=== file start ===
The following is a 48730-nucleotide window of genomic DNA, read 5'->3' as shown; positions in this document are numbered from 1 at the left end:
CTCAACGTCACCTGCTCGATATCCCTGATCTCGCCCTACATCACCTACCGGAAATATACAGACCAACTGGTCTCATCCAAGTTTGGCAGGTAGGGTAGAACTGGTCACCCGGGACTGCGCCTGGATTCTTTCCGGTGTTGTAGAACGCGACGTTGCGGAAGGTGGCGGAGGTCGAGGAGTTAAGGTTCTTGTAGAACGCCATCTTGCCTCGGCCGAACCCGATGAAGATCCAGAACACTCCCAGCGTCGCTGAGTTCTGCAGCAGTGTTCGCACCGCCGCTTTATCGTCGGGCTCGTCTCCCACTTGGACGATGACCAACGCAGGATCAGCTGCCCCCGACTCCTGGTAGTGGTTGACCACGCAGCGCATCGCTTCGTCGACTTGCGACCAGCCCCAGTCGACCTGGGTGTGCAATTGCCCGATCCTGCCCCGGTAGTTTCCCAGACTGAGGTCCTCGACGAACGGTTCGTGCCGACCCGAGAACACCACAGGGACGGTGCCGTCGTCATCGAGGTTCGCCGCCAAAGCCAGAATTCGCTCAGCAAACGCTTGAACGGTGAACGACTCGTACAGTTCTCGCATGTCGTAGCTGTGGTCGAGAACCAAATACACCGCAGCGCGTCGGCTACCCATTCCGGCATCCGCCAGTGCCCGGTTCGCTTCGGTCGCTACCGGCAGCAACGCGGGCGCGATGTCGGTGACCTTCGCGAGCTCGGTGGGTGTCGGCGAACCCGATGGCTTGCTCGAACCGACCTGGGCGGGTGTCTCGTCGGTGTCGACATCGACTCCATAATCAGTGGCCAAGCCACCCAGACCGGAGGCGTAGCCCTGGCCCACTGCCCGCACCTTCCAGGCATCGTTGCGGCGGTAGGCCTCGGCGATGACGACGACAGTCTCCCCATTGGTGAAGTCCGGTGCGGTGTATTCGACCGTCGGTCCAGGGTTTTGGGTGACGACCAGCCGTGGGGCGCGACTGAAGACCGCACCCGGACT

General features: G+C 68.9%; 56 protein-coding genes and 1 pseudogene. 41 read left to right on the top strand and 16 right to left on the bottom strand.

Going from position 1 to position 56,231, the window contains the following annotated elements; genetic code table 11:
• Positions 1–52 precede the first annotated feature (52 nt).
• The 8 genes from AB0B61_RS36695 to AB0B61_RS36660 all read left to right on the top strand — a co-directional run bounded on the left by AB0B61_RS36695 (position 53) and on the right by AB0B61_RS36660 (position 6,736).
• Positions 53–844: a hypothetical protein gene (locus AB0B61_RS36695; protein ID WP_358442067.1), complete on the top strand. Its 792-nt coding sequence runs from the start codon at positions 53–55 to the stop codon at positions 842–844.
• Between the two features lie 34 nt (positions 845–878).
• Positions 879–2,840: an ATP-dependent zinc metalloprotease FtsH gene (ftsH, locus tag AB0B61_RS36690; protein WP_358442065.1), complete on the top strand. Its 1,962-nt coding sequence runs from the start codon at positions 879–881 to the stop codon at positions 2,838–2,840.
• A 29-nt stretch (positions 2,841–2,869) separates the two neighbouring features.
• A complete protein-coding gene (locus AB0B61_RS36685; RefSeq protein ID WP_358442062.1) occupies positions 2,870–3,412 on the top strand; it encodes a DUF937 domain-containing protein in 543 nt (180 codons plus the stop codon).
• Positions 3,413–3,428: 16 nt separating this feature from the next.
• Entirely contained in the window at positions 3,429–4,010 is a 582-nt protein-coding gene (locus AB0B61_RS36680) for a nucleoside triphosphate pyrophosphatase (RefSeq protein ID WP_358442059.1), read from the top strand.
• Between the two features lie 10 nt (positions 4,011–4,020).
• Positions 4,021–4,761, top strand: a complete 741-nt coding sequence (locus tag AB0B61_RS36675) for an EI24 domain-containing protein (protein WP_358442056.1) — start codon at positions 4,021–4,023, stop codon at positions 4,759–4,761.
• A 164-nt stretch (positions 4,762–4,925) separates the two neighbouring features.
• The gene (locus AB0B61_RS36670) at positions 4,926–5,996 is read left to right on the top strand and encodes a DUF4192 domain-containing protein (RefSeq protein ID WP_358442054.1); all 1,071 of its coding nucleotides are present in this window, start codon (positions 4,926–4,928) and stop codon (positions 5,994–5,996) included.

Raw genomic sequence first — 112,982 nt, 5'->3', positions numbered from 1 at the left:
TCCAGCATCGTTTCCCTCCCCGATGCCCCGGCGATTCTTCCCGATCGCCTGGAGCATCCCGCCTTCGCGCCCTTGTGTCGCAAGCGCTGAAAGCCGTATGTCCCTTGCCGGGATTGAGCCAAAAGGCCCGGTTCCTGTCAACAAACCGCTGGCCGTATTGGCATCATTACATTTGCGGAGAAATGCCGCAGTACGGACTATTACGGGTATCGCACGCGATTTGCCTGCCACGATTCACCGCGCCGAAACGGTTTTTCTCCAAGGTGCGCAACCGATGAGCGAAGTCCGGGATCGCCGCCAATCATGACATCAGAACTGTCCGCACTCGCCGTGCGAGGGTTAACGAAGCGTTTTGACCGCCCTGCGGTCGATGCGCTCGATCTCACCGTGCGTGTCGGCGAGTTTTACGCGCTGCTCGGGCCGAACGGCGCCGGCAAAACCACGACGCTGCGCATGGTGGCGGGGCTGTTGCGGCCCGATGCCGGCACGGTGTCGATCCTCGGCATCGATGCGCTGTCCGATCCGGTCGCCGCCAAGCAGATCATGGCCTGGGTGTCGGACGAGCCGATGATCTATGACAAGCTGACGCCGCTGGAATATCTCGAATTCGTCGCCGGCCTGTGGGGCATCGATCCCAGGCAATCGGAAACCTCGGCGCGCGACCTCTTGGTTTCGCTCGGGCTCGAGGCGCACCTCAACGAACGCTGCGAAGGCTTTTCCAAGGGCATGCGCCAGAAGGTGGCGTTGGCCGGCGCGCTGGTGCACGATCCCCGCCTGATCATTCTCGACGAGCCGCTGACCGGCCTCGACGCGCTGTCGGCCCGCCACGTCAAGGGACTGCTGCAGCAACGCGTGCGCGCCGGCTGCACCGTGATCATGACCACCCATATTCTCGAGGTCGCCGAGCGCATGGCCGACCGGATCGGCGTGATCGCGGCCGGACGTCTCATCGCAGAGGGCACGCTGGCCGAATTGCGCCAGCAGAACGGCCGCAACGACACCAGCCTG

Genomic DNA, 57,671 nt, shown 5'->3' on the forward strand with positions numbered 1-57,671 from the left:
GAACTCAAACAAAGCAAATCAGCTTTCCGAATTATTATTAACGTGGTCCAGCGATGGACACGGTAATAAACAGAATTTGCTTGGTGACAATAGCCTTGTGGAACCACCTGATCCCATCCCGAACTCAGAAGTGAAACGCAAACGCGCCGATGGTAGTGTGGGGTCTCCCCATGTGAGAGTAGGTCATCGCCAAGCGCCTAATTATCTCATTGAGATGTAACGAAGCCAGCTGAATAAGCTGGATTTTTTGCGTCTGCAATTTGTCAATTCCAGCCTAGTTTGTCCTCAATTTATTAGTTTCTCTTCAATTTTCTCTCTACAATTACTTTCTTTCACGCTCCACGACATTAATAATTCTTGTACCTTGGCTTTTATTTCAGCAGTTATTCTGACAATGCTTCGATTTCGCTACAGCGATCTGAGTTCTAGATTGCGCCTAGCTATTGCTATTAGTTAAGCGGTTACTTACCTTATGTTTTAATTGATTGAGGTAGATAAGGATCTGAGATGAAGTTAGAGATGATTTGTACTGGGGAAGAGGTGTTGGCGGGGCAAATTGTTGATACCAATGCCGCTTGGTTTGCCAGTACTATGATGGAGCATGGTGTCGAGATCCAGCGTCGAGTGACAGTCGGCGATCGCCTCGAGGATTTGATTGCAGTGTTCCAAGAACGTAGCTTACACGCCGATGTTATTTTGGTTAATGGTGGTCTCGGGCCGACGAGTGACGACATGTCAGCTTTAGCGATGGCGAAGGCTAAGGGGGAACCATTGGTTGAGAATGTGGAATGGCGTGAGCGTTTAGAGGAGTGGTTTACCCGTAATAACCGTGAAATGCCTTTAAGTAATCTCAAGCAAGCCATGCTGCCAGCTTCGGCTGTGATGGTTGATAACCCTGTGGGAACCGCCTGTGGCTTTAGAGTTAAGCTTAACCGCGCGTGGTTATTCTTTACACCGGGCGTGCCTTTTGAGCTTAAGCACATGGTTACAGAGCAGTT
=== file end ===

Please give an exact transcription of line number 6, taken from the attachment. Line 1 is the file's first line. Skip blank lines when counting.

• The 8 genes from AB0B61_RS36695 to AB0B61_RS36660 all read left to right on the top strand — a co-directional run bounded on the left by AB0B61_RS36695 (position 53) and on the right by AB0B61_RS36660 (position 6,736).